John Cage’s Number Pieces

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John Cage’s final series of works, the Number Pieces, were written in the last years of his life. Most of these pieces were composed with his time bracket technique where short fragments, often just one note, a dynamic marking and a time bracket or range for when they player could start and stop playing the note or fragment.

The name of the composition reflects the number of players so pieces like One and Three have fairly sparse textures with frequent gaps and silence. Pieces like Twenty-Six and Twenty-Eight have much more complex textures and can vary considerably from performance to performance.

JohnCage

This disc from OgreOgress provides a great opportunity to compare these different pieces. Three (1989) for three recorders is spare with much silence. If is quiet and meditative and is reminiscent of some of his early Chance works for piano like Winter Music or Music for Changes.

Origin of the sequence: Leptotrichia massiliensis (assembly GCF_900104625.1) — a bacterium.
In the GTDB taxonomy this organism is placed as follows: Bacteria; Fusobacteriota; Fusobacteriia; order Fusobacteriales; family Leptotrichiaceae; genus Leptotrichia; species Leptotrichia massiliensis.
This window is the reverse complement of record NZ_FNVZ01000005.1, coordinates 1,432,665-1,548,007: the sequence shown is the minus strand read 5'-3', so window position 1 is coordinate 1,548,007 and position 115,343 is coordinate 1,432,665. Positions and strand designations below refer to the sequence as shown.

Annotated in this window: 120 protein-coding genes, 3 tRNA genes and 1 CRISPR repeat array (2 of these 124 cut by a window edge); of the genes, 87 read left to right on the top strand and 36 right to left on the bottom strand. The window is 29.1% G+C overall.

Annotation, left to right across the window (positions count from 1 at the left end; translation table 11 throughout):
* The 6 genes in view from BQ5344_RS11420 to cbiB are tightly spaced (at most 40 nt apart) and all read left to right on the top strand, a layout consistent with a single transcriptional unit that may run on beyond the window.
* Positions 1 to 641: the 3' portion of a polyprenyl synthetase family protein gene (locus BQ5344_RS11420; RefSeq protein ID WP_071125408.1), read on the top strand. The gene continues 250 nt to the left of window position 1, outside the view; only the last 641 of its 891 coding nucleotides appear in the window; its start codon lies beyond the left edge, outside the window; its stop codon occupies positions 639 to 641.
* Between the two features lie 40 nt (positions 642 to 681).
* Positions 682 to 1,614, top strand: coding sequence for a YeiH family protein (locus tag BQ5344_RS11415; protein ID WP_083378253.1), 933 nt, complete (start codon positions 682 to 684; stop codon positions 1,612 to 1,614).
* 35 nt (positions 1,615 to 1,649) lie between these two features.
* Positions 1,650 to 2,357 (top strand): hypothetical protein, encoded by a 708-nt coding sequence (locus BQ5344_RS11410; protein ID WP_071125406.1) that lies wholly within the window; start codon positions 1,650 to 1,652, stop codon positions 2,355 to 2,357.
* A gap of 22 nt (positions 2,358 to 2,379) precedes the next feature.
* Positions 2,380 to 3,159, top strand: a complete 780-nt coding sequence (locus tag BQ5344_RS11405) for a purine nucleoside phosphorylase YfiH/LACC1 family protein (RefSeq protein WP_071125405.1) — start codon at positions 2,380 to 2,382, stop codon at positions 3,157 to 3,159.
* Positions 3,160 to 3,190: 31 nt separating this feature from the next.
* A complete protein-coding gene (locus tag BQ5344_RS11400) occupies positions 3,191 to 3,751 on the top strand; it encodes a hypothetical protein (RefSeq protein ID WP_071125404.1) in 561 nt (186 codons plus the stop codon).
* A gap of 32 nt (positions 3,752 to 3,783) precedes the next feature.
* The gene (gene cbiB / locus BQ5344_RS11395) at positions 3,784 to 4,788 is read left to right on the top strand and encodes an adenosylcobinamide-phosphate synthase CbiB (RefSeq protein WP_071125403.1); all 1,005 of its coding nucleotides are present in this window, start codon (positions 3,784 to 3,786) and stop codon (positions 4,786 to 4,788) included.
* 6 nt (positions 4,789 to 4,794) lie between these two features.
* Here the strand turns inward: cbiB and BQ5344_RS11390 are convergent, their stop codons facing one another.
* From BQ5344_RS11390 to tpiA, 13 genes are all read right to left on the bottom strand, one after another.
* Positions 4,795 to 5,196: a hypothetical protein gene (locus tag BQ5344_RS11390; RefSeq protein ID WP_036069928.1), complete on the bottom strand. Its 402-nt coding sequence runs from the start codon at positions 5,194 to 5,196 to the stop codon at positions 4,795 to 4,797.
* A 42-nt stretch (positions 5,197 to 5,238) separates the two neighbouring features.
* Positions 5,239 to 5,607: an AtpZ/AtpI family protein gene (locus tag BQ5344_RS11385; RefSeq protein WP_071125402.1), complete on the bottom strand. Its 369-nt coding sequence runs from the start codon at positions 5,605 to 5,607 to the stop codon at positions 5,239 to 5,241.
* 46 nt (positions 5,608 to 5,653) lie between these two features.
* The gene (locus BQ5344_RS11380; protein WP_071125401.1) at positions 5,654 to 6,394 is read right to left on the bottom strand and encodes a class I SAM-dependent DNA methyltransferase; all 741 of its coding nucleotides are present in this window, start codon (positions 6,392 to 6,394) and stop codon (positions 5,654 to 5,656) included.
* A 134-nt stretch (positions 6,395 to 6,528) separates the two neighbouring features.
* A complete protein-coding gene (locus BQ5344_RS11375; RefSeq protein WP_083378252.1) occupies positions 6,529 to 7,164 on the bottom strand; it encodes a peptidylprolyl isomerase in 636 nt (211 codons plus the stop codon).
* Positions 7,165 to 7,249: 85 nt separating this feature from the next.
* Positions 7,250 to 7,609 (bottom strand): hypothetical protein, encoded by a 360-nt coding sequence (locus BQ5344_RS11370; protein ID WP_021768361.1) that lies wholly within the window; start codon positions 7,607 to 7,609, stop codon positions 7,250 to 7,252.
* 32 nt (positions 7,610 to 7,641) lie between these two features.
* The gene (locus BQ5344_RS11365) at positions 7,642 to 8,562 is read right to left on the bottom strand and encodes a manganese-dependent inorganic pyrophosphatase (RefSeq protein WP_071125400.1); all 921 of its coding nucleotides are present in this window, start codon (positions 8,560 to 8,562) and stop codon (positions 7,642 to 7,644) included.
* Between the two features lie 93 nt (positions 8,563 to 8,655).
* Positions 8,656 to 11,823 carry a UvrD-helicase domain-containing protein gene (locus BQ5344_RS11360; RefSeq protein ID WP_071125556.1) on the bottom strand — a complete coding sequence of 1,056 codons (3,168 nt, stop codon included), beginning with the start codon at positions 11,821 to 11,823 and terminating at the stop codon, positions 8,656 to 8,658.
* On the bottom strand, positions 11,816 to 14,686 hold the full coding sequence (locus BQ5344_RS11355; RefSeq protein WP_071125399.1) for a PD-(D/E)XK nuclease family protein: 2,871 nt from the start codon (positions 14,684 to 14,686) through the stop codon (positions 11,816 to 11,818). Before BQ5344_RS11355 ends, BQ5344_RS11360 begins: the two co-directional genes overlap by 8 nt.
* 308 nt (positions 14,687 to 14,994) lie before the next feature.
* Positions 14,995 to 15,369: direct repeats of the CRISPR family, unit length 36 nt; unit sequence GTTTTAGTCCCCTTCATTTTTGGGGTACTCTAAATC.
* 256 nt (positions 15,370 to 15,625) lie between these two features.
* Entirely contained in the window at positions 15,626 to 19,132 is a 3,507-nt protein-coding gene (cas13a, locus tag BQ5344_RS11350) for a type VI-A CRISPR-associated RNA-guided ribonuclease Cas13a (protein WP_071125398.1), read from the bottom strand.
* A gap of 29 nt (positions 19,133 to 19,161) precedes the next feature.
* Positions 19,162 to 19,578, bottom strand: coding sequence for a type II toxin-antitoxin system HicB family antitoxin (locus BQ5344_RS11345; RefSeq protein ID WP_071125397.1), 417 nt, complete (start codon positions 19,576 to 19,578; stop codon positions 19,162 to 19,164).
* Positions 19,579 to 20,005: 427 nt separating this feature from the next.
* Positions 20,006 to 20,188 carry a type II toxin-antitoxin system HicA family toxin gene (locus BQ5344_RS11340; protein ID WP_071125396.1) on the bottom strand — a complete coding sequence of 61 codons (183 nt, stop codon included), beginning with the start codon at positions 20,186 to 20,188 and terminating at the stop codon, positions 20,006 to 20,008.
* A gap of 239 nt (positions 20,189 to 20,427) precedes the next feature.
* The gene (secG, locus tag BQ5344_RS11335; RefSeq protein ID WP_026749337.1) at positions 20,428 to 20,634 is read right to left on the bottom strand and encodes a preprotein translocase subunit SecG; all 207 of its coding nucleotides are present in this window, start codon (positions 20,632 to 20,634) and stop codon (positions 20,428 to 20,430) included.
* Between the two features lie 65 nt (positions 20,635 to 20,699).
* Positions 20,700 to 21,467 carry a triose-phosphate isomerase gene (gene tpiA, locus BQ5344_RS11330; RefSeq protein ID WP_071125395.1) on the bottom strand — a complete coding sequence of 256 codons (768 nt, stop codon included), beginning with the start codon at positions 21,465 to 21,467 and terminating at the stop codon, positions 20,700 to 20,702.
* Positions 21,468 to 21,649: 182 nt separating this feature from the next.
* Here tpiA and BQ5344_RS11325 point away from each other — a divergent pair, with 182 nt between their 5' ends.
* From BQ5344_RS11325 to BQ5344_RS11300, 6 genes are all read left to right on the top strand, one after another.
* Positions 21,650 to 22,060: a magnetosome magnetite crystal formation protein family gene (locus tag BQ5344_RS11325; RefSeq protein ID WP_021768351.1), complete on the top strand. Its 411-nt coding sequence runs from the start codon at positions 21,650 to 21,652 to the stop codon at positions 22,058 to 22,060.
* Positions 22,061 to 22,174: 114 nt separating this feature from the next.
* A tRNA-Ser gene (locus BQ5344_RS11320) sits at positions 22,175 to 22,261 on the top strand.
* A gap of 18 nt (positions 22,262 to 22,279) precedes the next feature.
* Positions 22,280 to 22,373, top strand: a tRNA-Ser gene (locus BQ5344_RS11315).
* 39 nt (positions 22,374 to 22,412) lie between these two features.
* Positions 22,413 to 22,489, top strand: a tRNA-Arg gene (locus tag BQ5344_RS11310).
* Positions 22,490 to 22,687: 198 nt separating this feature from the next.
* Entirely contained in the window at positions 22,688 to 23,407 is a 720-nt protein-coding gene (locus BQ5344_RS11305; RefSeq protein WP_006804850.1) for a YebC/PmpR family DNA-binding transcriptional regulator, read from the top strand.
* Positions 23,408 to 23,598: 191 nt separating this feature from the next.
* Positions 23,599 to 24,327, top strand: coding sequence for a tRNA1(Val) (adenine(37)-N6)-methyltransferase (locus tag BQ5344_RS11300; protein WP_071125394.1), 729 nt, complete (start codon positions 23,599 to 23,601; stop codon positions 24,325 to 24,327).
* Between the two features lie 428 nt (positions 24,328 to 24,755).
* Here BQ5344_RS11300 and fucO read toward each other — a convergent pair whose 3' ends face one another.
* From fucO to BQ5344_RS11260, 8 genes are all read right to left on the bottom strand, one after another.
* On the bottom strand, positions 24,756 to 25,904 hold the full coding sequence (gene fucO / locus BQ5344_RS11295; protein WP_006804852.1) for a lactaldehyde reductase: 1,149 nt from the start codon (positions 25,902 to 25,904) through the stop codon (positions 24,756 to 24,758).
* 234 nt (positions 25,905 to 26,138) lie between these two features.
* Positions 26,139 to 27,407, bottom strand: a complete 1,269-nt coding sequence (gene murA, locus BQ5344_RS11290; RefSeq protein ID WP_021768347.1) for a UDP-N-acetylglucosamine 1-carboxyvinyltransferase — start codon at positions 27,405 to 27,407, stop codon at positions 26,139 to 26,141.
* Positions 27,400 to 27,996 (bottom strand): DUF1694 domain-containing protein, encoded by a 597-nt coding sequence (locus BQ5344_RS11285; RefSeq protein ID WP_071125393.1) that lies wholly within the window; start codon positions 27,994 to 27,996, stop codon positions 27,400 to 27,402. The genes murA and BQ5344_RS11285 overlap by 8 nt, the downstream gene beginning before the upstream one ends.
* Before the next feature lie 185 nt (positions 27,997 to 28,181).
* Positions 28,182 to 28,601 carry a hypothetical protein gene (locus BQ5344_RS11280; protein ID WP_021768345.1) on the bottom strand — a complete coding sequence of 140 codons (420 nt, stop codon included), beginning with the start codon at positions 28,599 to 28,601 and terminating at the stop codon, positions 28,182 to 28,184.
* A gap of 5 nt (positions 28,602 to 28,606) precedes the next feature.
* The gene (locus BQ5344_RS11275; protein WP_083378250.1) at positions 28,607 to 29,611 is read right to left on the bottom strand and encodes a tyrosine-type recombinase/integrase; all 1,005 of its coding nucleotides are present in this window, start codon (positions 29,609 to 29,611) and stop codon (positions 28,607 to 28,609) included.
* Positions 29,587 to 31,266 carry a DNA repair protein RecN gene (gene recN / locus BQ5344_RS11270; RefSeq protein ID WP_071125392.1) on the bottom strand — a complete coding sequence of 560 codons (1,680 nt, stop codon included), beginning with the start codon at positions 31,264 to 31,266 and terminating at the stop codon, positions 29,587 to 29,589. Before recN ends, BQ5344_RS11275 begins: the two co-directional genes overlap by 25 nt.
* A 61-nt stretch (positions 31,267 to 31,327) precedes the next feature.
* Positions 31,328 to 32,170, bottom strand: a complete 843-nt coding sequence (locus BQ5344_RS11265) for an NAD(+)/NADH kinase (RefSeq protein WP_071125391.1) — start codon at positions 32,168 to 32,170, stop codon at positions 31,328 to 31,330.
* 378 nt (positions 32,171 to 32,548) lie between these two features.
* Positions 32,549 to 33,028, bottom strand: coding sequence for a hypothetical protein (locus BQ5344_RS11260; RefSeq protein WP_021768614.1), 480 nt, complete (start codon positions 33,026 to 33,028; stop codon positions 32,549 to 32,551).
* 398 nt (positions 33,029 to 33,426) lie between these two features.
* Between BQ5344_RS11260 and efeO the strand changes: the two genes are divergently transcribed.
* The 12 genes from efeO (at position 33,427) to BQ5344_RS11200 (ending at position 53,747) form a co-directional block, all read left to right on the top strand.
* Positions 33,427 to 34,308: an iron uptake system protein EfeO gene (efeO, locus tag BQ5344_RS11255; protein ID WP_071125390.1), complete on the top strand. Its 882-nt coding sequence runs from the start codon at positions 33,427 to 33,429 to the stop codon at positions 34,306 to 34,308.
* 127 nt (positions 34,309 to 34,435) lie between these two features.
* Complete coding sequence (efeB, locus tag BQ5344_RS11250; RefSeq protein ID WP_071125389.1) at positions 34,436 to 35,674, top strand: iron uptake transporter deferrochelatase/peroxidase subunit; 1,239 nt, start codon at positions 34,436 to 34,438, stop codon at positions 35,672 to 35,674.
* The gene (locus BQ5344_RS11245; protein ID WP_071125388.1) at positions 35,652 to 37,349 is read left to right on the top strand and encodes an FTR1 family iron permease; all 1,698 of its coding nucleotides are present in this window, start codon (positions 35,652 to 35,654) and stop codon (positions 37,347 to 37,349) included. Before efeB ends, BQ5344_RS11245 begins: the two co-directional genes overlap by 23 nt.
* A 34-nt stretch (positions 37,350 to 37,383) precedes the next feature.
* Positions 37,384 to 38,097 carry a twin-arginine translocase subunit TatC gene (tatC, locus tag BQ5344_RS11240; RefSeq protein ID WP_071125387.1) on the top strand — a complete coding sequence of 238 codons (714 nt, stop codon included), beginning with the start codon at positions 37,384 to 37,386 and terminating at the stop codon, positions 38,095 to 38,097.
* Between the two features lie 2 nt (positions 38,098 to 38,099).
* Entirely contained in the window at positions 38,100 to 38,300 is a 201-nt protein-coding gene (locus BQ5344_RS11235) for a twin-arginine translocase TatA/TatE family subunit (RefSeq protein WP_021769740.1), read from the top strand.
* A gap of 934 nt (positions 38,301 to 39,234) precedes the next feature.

The larger works, Twenty-Eight, Fifty-Four and Fifty-Seven, while having a seemingly “slow tempo” (a bit of a misnomer for describing the Number Pieces) and soft dynamics have a unexpected amount of tension and drama that arises from the occasional dissonance and overtones. The truly benefit from close and repeated listening and achieve an intensity that is surprising.

It is a good selection of these late and rarely heard works by John Cage performed with skill and subtlety. If you find you like them you should also consider their early release which includes excellent recordings of the later Three (for percussion), Six, Twenty-Three and Twenty-Six.

Three

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~ by severalfourmany on March 13, 2017.

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